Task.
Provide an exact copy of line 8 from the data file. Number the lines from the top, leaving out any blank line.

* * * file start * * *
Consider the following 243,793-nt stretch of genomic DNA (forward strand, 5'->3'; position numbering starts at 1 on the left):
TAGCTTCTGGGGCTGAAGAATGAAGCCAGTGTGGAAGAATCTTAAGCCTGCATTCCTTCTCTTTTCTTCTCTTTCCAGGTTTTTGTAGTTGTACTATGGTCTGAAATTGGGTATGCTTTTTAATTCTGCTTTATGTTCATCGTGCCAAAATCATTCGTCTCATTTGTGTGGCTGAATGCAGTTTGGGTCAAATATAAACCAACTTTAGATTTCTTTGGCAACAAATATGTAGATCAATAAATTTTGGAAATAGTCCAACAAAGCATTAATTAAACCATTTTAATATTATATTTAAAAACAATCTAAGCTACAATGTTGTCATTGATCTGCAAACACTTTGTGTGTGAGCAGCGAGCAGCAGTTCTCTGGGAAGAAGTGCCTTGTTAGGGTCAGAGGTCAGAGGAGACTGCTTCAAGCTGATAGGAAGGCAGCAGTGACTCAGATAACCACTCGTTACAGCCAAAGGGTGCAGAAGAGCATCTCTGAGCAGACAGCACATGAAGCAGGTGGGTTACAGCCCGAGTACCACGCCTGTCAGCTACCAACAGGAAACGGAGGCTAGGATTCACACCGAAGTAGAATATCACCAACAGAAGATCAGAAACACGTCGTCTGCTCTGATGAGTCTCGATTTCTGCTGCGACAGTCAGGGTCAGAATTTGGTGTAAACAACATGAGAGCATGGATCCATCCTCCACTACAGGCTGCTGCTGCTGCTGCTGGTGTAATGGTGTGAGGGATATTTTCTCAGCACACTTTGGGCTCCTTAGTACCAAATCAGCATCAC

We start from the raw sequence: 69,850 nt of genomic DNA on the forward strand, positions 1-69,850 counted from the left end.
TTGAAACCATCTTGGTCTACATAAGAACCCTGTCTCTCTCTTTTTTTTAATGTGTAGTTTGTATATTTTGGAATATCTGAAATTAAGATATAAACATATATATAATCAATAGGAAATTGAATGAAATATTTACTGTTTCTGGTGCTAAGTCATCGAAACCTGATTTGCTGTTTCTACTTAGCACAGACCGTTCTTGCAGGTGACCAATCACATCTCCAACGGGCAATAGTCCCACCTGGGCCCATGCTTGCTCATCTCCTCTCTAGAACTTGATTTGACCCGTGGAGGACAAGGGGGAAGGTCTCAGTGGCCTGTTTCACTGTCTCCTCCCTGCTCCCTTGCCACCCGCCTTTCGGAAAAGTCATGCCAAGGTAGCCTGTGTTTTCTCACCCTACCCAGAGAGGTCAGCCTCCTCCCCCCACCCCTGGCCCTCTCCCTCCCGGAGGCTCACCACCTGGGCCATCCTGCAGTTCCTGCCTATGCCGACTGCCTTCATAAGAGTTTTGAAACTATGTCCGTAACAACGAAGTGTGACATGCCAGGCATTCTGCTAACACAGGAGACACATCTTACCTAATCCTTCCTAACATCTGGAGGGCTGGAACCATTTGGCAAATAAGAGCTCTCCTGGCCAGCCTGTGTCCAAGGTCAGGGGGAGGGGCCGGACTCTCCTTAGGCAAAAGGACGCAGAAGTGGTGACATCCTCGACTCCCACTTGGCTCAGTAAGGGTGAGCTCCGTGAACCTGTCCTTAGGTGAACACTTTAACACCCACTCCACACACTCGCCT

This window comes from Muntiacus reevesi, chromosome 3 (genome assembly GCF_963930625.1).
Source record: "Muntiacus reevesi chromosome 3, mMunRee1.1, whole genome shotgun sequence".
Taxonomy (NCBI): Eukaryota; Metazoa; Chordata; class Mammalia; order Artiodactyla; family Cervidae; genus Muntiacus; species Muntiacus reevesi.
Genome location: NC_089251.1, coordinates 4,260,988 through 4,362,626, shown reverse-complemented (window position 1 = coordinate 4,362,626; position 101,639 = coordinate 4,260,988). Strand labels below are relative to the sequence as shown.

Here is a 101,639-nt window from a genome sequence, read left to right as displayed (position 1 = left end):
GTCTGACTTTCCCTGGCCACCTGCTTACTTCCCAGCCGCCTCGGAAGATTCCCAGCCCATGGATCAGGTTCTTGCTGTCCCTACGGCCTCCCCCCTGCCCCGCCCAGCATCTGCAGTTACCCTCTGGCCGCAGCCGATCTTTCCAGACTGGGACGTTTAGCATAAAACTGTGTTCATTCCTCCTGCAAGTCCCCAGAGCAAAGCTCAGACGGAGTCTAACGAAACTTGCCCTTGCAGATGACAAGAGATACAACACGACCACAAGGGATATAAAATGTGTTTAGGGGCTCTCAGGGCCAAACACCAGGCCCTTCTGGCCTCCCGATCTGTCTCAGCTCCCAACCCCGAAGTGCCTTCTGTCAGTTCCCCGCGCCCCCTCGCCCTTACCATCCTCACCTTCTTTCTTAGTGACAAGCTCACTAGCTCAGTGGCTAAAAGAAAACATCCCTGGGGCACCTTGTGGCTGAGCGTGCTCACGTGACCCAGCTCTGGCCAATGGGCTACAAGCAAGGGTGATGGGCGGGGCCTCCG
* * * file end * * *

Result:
Genome location: NC_089251.1, coordinates 4,260,988 through 4,362,626, shown reverse-complemented (window position 1 = coordinate 4,362,626; position 101,639 = coordinate 4,260,988). Strand labels below are relative to the sequence as shown.